Niki.ai aims to bring humans and machines closer to cash in on the next wave of e-commerce—’hyperlocal conversational commerce’.
“It has been almost two years since we launched and Niki the toddler is still learning a lot of things,” said Sachin Jaiswal, CEO of Niki.ai, as I sat in the boardroom along with him and his three co-founders, Nitin Babel, Shishir Modi, and Keshav Prawasi, at their office in Koramangala.
I had met and spoken to Sachin and Shishir on multiple occasions, but this was the first time I had got the audience of all four co-founders at the same time. They took turns to answer my questions about the sector and their journey so far. Here is Niki.ai’s story through five pairs of eyes—first through the eyes of the co-founders, and then channelled through the eyes of a neutral third party, me.
Starting up in Koramangala
The four IIT Kharagpur alumni founded Niki.ai in April 2015. Recalling their journey, Sachin and Shishir said that they had officially registered their venture on June 4, 2015, and launched in beta a few days later. They then launched Niki to the public a month later at YourStory’s TechSparks, where they were one of the Tech30 companies.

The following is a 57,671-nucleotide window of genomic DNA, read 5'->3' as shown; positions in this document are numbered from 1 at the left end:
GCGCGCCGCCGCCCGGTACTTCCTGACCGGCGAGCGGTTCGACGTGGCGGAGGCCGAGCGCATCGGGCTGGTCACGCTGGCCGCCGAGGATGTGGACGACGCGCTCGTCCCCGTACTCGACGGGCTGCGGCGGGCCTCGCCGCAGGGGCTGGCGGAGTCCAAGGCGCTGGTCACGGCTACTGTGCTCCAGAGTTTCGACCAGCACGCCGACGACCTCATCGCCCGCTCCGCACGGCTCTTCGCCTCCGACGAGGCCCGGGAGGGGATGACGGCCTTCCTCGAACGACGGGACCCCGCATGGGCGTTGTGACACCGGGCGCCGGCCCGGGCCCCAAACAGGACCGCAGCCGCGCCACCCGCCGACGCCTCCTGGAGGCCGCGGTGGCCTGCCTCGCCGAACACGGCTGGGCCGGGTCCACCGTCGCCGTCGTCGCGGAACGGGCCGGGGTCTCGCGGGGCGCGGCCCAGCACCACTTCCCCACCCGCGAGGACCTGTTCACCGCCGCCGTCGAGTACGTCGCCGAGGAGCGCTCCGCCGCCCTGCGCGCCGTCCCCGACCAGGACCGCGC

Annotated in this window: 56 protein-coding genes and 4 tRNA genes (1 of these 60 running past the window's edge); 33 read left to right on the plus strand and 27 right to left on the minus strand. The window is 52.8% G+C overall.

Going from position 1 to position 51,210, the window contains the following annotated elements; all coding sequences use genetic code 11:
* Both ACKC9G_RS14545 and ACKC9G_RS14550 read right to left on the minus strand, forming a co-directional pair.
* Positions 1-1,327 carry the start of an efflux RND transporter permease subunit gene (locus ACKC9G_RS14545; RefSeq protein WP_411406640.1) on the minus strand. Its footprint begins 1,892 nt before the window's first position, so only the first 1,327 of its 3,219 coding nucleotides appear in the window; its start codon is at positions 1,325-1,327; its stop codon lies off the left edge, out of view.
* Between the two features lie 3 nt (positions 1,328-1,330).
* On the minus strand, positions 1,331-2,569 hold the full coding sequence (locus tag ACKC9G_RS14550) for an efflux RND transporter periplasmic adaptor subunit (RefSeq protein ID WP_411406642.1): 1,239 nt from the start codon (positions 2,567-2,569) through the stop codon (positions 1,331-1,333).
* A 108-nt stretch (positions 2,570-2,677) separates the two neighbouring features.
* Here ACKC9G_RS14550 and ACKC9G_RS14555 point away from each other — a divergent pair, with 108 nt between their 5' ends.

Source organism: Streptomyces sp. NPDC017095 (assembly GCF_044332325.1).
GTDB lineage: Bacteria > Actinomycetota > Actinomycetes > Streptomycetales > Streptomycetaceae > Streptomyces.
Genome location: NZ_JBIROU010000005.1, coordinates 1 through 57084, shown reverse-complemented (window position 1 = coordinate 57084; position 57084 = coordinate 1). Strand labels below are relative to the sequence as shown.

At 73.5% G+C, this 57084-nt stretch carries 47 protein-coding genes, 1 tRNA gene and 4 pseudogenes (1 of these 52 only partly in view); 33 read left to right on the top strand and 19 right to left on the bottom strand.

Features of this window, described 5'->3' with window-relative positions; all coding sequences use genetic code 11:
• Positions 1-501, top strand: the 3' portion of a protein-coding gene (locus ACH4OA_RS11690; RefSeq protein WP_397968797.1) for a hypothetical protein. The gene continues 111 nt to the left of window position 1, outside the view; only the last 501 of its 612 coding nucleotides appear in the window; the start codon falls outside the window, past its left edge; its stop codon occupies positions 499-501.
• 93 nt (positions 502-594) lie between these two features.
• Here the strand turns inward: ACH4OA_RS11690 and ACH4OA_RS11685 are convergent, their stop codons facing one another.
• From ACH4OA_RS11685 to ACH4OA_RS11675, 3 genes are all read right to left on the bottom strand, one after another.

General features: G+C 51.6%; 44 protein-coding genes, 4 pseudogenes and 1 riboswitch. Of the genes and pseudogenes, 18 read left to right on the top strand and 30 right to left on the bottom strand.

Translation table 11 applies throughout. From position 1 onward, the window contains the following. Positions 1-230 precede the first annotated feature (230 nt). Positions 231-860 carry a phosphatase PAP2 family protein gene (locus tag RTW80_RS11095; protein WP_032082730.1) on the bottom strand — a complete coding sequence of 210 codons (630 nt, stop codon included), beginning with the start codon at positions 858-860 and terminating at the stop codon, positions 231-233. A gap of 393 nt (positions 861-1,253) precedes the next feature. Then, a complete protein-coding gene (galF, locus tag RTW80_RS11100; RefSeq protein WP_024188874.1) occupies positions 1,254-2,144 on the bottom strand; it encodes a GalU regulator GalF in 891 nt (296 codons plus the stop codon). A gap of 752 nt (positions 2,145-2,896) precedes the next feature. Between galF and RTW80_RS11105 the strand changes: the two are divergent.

While Bengaluru has been their official headquarters, Niki.ai also has its roots in Udaipur, where the founders initially started work with the help of interns from various IITs. Then, from a temporary team of about 20, they scaled down to four when their interns returned to their respective colleges and the founders relocated to Koramangala, Bengaluru.
I’m not sure if the following quote can be attributed to Bengaluru’s slow-moving traffic or to the nimbleness with which a young startup operates, but speaking about their first day in the city, Shishir joked,
By the time we went from the railway station to Koramangala, we had finalised a candidate and an hour later we had also finalised our office.
Niki.ai then worked out of a co-working space for some time before moving to their own office. By then, Niki had presented at YourStory’s TechSparks and also raised seed funding led by Unilazer Ventures. Then in May 2016, Ratan Tata invested an undisclosed amount in Niki.
Fast-forward to 2017, and Niki is a 30-member team, with almost 75 percent being techies, who look after product development. The remaining 25 percent consists of marketing, business development, and support.
Until about seven months ago, the founders personally looked after all aspects of hiring. But now they have allocated the majority of the responsibility to a full-time HR manager.
Shishir, though, said that they are still involved in the hiring process and every hire goes through 10-15 rounds of interviews where at least two of the co-founders are involved. He said,